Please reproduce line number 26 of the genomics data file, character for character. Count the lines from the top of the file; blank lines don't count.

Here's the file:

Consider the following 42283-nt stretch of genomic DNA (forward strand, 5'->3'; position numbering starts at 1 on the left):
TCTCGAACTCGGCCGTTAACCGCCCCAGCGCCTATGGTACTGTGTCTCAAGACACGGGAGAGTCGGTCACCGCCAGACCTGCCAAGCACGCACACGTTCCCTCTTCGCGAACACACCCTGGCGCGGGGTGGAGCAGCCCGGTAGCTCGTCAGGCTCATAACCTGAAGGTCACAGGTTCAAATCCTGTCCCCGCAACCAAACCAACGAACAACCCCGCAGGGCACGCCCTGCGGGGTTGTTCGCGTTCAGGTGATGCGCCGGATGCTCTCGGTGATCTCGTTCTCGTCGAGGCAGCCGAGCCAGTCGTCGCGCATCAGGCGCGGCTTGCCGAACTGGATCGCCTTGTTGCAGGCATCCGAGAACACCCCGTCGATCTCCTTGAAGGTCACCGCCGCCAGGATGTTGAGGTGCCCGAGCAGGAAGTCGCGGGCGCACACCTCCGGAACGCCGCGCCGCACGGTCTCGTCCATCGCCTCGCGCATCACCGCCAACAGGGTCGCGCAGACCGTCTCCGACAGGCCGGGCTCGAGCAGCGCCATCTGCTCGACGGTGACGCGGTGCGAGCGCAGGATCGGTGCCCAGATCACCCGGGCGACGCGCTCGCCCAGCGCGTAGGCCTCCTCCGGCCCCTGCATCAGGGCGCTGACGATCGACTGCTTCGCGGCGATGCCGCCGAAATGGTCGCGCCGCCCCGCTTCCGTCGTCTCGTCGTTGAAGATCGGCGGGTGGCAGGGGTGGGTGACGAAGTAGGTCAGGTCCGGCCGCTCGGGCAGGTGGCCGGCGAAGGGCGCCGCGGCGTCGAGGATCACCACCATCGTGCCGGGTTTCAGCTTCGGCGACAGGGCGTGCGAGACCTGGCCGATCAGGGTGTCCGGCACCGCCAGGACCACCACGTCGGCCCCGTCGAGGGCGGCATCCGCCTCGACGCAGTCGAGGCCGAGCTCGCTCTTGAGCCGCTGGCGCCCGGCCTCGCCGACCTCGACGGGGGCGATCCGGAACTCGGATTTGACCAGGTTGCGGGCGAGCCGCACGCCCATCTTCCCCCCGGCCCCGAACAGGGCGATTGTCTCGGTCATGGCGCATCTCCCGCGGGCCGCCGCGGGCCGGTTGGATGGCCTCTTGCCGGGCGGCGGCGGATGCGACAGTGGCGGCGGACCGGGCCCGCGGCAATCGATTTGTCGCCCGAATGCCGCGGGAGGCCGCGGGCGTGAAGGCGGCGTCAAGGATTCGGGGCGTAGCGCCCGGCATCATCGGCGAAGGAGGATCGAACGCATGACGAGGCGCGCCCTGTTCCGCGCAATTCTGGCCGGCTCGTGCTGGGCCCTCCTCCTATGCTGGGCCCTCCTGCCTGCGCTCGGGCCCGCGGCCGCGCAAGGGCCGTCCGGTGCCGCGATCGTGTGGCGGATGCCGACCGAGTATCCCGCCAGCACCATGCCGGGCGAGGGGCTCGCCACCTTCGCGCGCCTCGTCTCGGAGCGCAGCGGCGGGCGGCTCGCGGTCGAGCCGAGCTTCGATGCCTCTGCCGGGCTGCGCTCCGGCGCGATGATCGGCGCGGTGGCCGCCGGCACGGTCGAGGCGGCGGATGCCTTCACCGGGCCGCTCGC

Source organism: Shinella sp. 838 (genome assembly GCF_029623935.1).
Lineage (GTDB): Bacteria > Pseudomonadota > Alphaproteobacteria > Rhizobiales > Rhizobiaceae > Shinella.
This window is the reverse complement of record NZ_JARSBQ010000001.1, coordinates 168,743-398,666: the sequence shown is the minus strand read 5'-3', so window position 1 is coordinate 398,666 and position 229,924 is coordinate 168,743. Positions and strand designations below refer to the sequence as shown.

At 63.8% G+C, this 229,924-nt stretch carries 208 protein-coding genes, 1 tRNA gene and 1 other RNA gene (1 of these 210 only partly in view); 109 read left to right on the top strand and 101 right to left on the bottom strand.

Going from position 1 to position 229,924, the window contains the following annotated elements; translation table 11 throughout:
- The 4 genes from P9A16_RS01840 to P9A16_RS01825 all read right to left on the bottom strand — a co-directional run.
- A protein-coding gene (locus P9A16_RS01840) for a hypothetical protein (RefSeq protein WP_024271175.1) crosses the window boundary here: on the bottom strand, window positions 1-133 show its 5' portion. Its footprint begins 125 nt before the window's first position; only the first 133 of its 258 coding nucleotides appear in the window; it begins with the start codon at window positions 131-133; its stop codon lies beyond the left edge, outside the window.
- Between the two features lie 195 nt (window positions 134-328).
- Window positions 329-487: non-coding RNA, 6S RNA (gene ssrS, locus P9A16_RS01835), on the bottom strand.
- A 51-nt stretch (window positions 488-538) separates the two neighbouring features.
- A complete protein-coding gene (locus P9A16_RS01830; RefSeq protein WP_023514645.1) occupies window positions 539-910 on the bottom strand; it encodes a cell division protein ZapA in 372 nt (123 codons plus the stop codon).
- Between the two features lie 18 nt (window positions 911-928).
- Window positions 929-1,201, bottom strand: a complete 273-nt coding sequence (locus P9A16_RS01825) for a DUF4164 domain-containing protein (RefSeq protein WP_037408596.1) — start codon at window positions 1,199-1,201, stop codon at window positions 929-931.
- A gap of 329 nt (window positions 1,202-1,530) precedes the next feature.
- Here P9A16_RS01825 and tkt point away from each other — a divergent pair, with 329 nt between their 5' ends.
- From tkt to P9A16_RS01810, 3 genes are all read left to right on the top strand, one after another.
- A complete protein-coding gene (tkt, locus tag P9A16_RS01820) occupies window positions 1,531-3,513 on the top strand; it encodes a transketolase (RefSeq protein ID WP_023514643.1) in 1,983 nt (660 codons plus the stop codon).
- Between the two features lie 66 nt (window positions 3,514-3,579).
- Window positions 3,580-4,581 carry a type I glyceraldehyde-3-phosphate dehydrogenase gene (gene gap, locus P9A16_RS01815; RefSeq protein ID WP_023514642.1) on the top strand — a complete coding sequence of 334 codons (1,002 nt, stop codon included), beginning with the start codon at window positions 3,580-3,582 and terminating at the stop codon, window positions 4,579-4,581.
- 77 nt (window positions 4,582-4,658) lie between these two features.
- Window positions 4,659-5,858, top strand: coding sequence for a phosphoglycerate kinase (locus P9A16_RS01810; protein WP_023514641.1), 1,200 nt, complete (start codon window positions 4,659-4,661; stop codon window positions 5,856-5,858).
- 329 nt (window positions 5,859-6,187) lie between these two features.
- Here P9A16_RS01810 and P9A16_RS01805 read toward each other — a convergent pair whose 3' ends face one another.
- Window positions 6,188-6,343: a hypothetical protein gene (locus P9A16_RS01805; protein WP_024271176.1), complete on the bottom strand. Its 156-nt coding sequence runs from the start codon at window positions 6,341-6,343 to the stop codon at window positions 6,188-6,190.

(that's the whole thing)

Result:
- Window positions 6,188-6,343: a hypothetical protein gene (locus P9A16_RS01805; protein WP_024271176.1), complete on the bottom strand. Its 156-nt coding sequence runs from the start codon at window positions 6,341-6,343 to the stop codon at window positions 6,188-6,190.